Meditate on God’s Word
Meditate on God’s Word? Christians in the world can be uncomfortable with meditation, associating the practice with Eastern mysticism. Meditation is a biblical practice that can lead to life-changing encounters with God. Through meditation, we can go deeper with God and gain profound insights from him. Meditation can occupy a brief period or an extended time span. At times, circumstances may compel us to quickly focus on God’s Word.
Psalm 46:1 says that God is a “helper who is always found in times of trouble.” In moments of need, we can experience the reality of God’s presence immediately. Likewise, through the psalmist, God instructs us to be still “and know that I am God” (Ps. 46:10). In the calm, quiet moments of our lives, or in the middle of a hectic day, we can become keenly aware that God is with us. We can pause at any hour to contemplate what God has promised us through his Word.
It is also wise to devote extended periods of time to hear from God. Jesus often made time in his schedule for prolonged prayer sessions with his Father. He would go to a mountain to pray throughout the night Mark 6:46; Luke 6:12. He would rise early to enable solitary, uninterrupted communion with his Father Mark 1:35). These encounters were Jesus’ lifeline as he constantly sought to align himself with his Father’s will.
To clearly hear from God on weighty issues, it is not prudent to launch a hurried prayer on the way to the boardroom or staff meeting. Some matters are so vital, they demand that we do whatever is necessary to hear from God. This may require sacrifice on our part, as Jesus demonstrated, but obtaining God’s divine wisdom is well worth going without sleep or food.
Meditation sometimes involves sustained concentration, focusing on God for several days, weeks, or even months. Twice, Moses spent forty days and nights on Mount Sinai receiving God’s message Deut. 9:9, 25. Jesus, too, spent forty days and nights in the wilderness as he prepared to commence his public ministry, Matt. 4:1-2; Luke 4:1-2. The apostle Paul spent three years in Arabia allowing God to prepare his heart and mind for God’s magnificent work through his life Gal. 1:15-18.
Even if you cannot retreat to be alone, you can maintain an elevated level of spiritual concentration and watchfulness. A time of extended focus on God is crucial when you are facing a major decision or undergoing difficult circumstances. At such times, you need God to walk particularly closely with you. Throughout the days and weeks, God may use a variety of means to communicate his heart. He will build upon what he said earlier until, over time, you gain a full understanding of what he is teaching you.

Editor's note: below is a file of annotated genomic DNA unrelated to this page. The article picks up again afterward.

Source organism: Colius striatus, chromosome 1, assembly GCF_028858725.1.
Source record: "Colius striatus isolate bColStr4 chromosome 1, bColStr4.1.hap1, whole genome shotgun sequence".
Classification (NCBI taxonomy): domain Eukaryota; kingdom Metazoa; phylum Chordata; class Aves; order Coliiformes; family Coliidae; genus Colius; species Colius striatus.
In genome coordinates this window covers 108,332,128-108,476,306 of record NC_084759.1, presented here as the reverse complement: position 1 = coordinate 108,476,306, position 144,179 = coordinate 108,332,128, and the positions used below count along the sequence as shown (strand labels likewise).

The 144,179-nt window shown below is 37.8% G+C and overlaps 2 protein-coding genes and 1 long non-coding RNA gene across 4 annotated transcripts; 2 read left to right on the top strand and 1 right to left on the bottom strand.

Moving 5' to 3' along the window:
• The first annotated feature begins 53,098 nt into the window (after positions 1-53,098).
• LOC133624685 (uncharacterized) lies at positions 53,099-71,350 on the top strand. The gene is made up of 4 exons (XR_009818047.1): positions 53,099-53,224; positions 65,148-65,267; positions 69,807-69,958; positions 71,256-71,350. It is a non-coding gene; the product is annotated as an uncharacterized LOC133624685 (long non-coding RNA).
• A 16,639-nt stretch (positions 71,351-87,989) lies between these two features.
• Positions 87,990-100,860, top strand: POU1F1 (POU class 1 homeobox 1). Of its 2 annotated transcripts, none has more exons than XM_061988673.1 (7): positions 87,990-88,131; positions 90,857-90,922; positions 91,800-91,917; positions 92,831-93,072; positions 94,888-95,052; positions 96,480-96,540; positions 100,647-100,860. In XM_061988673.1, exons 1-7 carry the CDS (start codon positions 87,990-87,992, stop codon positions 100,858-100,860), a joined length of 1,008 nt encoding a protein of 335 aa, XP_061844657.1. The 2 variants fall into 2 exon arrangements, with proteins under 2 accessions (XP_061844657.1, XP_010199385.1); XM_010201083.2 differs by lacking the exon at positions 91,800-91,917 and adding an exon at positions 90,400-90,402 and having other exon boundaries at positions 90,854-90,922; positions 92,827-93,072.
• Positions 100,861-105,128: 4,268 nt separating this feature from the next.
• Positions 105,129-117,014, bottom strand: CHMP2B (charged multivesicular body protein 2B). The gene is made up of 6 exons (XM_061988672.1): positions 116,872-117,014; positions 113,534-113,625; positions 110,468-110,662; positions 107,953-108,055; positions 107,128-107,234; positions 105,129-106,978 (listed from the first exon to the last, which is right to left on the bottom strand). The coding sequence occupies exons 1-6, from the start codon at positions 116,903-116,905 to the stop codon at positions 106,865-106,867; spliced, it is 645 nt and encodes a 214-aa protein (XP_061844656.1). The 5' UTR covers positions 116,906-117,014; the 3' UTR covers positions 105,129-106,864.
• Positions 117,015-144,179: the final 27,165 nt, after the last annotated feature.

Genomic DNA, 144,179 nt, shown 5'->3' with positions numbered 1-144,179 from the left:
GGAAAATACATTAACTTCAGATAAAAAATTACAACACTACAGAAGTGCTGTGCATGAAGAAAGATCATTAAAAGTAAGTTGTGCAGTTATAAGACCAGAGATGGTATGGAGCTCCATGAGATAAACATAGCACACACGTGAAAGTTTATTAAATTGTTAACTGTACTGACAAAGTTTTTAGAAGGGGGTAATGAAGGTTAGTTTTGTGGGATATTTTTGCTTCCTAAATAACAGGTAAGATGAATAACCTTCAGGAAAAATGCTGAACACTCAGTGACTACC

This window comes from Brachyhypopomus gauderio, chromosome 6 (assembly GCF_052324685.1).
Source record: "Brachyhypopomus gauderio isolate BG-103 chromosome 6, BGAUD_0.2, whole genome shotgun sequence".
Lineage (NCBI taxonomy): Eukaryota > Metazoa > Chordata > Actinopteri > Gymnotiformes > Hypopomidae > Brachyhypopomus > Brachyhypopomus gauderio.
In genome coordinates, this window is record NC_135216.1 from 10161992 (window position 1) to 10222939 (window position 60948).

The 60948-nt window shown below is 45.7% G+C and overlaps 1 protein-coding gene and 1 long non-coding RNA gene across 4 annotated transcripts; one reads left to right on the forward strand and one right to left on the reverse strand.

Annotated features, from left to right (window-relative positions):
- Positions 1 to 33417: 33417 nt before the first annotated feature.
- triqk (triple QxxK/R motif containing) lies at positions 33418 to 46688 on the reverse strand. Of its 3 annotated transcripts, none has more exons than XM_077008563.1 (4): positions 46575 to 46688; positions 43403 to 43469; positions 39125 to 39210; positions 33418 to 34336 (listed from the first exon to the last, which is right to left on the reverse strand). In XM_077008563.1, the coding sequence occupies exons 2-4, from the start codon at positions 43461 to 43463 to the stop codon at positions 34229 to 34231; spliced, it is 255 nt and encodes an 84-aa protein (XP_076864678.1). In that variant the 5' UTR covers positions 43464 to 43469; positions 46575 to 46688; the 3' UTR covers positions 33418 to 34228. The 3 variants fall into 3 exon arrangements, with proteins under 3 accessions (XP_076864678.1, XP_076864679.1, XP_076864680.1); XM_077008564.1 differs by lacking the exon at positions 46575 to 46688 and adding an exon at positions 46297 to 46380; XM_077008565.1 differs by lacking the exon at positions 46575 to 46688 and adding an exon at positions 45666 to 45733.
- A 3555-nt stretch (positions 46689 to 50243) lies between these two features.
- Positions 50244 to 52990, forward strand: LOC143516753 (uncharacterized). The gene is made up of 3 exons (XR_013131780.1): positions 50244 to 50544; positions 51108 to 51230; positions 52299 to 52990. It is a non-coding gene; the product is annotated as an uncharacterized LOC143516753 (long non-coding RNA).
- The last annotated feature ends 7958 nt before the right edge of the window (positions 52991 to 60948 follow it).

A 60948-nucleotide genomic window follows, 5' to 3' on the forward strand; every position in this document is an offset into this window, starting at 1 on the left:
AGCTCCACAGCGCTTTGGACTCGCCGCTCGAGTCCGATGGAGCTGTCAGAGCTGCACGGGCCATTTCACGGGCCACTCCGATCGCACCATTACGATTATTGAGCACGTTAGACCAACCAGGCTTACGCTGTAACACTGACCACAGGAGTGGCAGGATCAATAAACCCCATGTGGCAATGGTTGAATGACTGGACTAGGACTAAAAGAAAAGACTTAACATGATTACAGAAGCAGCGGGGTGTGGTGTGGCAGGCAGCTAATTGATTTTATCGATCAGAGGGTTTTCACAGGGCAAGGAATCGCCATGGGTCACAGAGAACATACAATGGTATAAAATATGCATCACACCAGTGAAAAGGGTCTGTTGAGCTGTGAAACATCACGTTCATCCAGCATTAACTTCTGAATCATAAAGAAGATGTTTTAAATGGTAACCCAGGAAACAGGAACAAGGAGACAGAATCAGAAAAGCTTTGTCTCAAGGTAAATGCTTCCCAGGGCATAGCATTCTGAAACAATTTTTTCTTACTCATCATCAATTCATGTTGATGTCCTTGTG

Here are several truths to consider regarding meditation:
- To meditate is to remain in God’s presence until you clearly hear from him. Christians rush in and out of God’s presence, yet they expect to gain an understanding of profound, divine realities. Meditation is a discipline wherein you focus long enough for God to lead you into a deep encounter with him 2 Cor. 3:18, allowing the time for God to teach you scriptural truths at a deeper level than usual. Eastern mysticism uses meditation to empty the mind; biblical meditation is focused concentration on what God says about a specific subject. It helps you comprehend the magnitude of Christ’s suffering on the cross or more fully grasp the multifaceted reality of God’s character. Meditation leads to a deeper understanding of God’s truth—the truth that sets you free John 8:32.
- Some religions encourage you to repeat the same phrases over and over while you meditate. Biblical meditation is not a practice of speaking but of hearing from God. The Spirit of truth is prepared to guide you, but you must remain silent before him and listen to him John 16:13.
- Meditation is God-centred, not self-centred. The primary focus of meditation is to know God more fully and intimately 9:23-24). Christ can present himself so simply that a child can enjoy a sweet relationship with him. He can also offer glimpses of his character that are so phenomenal, they baffle the sharpest human mind. When you meditate, you take time to concentrate on God, so he reveals new insights into his nature. Regardless of how much time you spend in this pursuit, there will always be more to learn because God is infinite.
- The secondary purpose of meditation is to better understand ourselves and our circumstances. Pondering our spiritual condition can prevent sin from gaining a foothold in our heart. The automatic by-product of an encounter with God is seeing ourselves as we are Job 42:1-6; 6:5. The downfall of many leaders occurs because they don’t take time to understand their own weaknesses and God’s corresponding strength.
- Meditation can be enhanced through fasting. Fasting takes the emphasis off your physical appetites so you can satisfy your spiritual need. Every distraction that can be removed while you meditate will channel your concentration and receptivity to hear more clearly from God.
Meditation can enable you to experience profound insights into God’s Word. It can forever change your life. Set aside time for meditation so you can begin to go deeper with God.
Questions for Reflection
1. How often do you meditate on the Lord and his Word?
2. What are some issues that call for extra wisdom wherein you could benefit from meditation?
3. What truths or Scriptures do you feel would greatly enrich you if you were to meditate on them?
4. What steps can you take to facilitate meditation?